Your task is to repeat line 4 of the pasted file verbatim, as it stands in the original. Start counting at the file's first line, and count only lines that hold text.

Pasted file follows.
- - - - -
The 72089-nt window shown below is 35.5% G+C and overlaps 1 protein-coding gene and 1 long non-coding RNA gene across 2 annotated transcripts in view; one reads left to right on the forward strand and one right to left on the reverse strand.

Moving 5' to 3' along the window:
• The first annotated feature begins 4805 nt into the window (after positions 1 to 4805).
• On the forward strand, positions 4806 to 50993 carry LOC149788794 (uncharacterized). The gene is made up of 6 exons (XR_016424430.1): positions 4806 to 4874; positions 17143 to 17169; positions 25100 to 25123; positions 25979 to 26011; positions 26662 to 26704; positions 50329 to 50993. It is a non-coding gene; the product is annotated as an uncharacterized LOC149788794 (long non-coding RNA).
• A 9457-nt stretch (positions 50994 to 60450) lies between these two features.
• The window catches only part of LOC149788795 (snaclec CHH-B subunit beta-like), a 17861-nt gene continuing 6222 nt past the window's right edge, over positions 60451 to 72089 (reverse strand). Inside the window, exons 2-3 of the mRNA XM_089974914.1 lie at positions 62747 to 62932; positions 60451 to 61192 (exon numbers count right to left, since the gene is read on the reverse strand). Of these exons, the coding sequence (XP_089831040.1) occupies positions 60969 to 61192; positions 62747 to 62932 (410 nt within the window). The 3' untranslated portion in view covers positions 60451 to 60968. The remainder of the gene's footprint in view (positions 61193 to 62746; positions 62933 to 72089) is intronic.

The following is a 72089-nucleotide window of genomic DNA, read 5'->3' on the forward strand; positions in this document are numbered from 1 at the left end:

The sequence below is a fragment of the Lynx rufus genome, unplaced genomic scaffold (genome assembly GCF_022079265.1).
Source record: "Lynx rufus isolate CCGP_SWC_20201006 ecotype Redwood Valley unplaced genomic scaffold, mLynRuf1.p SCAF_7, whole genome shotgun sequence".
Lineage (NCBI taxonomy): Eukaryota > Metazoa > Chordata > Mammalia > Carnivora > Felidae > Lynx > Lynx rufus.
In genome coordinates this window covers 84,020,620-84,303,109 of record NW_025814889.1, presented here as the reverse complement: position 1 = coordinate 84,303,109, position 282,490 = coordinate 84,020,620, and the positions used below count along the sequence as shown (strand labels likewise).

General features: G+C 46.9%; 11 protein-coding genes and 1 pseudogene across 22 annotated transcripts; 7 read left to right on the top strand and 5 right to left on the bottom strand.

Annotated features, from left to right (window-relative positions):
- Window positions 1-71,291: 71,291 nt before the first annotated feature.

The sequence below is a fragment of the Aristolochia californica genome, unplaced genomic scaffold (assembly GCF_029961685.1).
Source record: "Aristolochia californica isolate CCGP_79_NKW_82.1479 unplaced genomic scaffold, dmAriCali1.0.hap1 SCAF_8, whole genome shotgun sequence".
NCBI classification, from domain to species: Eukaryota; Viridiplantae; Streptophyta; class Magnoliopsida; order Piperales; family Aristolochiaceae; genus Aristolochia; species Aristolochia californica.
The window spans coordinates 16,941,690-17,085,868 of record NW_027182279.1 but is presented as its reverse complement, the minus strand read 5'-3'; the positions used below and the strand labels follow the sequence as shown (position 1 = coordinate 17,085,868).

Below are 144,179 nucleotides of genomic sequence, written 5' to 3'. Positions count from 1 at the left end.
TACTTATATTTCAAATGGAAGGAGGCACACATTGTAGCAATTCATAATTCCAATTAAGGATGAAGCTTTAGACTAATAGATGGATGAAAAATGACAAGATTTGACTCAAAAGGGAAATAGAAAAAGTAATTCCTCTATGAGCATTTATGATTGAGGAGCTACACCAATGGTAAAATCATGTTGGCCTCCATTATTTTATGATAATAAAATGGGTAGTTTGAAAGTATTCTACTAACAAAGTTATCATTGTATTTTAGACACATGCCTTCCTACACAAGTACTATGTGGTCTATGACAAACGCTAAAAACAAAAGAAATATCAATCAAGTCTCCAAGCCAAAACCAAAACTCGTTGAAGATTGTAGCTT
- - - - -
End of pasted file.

• On the forward strand, positions 4806 to 50993 carry LOC149788794 (uncharacterized). The gene is made up of 6 exons (XR_016424430.1): positions 4806 to 4874; positions 17143 to 17169; positions 25100 to 25123; positions 25979 to 26011; positions 26662 to 26704; positions 50329 to 50993. It is a non-coding gene; the product is annotated as an uncharacterized LOC149788794 (long non-coding RNA).